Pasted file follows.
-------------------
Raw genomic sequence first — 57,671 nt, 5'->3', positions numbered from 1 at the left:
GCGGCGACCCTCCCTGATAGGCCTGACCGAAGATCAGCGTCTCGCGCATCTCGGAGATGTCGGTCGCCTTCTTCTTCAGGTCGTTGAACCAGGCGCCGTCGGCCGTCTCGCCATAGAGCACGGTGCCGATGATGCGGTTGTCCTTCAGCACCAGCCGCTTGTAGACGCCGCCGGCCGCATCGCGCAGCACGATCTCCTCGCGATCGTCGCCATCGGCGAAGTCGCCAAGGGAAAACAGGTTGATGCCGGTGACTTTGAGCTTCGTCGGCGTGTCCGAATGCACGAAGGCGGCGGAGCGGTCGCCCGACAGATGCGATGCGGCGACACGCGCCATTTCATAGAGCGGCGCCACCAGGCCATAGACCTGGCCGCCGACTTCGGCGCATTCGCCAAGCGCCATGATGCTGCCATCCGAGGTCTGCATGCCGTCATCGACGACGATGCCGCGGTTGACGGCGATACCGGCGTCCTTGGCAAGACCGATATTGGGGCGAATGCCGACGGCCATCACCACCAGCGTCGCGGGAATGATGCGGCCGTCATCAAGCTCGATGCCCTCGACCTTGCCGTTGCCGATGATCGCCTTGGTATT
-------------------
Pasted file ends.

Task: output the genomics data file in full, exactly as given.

Raw genomic sequence first — 57,671 nt, 5'->3', positions numbered from 1 at the left:
GCGGCGACCCTCCCTGATAGGCCTGACCGAAGATCAGCGTCTCGCGCATCTCGGAGATGTCGGTCGCCTTCTTCTTCAGGTCGTTGAACCAGGCGCCGTCGGCCGTCTCGCCATAGAGCACGGTGCCGATGATGCGGTTGTCCTTCAGCACCAGCCGCTTGTAGACGCCGCCGGCCGCATCGCGCAGCACGATCTCCTCGCGATCGTCGCCATCGGCGAAGTCGCCAAGGGAAAACAGGTTGATGCCGGTGACTTTGAGCTTCGTCGGCGTGTCCGAATGCACGAAGGCGGCGGAGCGGTCGCCCGACAGATGCGATGCGGCGACACGCGCCATTTCATAGAGCGGCGCCACCAGGCCATAGACCTGGCCGCCGACTTCGGCGCATTCGCCAAGCGCCATGATGCTGCCATCCGAGGTCTGCATGCCGTCATCGACGACGATGCCGCGGTTGACGGCGATACCGGCGTCCTTGGCAAGACCGATATTGGGGCGAATGCCGACGGCCATCACCACCAGCGTCGCGGGAATGATGCGGCCGTCATCAAGCTCGATGCCCTCGACCTTGCCGTTGCCGATGATCGCCTTGGTATT